Today, July 10, is the final day of public comment on the Interior Department's review of national monuments created after January 1, 1996, with 27 monuments subject to possible delisting.
Over the last few weeks, Zinke visited national monuments under review in Utah, Maine and other places to meet with different stakeholders.
"Too often under previous administrations, decisions were made in the Washington, D.C., bubble, far removed from the local residents who actually work the land and have to live with the consequences of D.C.'s actions", Zinke said Tuesday.
"The people in Colorado are exhausted of an administration that can't govern between the commercial breaks", said Bennet.
There has now been an avalanche of public comment on Bears Ears; 2.7 million people have supported the protection of the monument.
"The Trump administration and Secretary Zinke have shown an alarming disrespect for America's shared public lands and cultural resources, which must be handed down to future generations healthy and intact".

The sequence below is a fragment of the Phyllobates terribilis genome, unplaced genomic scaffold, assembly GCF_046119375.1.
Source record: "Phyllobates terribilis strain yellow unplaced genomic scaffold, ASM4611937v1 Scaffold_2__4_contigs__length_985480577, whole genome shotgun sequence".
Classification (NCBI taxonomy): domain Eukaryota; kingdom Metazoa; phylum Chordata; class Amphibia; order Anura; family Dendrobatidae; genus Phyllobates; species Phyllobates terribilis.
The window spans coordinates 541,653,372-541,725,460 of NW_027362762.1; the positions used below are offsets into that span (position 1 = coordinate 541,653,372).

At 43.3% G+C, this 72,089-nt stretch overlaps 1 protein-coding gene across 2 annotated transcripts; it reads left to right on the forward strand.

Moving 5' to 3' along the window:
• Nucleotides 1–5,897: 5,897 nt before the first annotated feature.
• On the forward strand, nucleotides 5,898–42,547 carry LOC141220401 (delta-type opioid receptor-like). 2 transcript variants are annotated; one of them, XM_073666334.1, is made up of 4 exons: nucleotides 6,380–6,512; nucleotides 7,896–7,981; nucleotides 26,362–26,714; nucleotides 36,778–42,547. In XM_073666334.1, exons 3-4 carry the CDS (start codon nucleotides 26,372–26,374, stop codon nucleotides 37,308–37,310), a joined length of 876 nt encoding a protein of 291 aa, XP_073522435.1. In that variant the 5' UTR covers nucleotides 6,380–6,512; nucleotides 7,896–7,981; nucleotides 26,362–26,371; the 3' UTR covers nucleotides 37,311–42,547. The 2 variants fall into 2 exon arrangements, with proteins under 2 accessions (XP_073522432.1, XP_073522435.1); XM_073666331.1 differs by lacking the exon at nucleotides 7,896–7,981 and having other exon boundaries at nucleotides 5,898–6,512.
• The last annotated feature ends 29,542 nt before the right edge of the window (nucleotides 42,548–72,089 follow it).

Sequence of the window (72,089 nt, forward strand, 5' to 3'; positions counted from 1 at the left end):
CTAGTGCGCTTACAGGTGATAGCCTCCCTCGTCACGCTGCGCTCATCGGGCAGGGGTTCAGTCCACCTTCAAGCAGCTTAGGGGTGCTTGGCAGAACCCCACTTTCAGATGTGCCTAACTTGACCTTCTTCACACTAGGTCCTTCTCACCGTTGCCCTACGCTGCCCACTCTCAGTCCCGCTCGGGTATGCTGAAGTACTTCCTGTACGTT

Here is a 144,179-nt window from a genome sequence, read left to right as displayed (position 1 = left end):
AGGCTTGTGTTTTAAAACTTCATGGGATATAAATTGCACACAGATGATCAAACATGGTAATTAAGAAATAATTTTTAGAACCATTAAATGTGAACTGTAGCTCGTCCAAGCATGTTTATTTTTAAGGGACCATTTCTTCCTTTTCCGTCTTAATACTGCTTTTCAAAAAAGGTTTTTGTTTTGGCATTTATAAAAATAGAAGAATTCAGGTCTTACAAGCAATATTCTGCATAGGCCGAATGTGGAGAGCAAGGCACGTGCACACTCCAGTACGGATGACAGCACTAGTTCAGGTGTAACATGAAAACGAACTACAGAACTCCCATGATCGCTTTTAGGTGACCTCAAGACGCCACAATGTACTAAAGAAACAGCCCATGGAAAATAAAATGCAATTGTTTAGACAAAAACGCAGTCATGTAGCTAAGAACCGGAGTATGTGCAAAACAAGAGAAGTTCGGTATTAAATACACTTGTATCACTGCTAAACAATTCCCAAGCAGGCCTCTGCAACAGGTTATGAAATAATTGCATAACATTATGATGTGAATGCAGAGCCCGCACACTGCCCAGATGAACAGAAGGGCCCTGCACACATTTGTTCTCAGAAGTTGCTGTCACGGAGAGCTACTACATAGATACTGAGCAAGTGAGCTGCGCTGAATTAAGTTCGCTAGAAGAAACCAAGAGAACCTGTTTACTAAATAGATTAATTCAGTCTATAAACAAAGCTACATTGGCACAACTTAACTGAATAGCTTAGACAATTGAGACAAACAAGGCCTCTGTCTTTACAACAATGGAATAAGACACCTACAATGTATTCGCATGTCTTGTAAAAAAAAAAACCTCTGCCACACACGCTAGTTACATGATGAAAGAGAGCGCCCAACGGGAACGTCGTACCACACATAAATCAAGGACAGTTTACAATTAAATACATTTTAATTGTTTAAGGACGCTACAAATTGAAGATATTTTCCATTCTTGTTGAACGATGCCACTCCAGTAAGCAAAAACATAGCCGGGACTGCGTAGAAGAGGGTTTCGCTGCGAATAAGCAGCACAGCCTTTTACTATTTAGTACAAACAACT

Several recently-designated monuments have been the target of Republican lawmakers, primarily the Bears Ears National Monument in Utah, which President Obama designated in December of 2016.
Now protected under the Antiquities Act of 1906 - legislation that reflected the naturalist passions of Republican President Theodore Roosevelt - the monuments are treasured by many tourists, locals and environmentalists alike, but also eyed by businesses (and their workers) prevented by statute from exploiting their lands and waters.
Bishop and other Utah lawmakers, including Gov. Gary Herbert, were incensed when Obama set aside 1.9 million acres in southeastern Utah now known as the Bears Ears National Monument.
During the campaign, Trump pledged to open up federal lands to oil and gas drilling.
The Center for Biological Diversity conducted an analysis that found vast hydrocarbon deposits under the eastern fringe of the park that have enticed the industry since 2013.
U.S. Interior Secretary Ryan Zinke is interviewed by Reuters, while traveling for his National Monuments Review process, in Boston, Massachusetts, U.S., June 16, 2017.
Regardless of Zinke's recommendation, some have cast doubt on whether Trump is within his legal authority to reduce or eliminate the national monuments.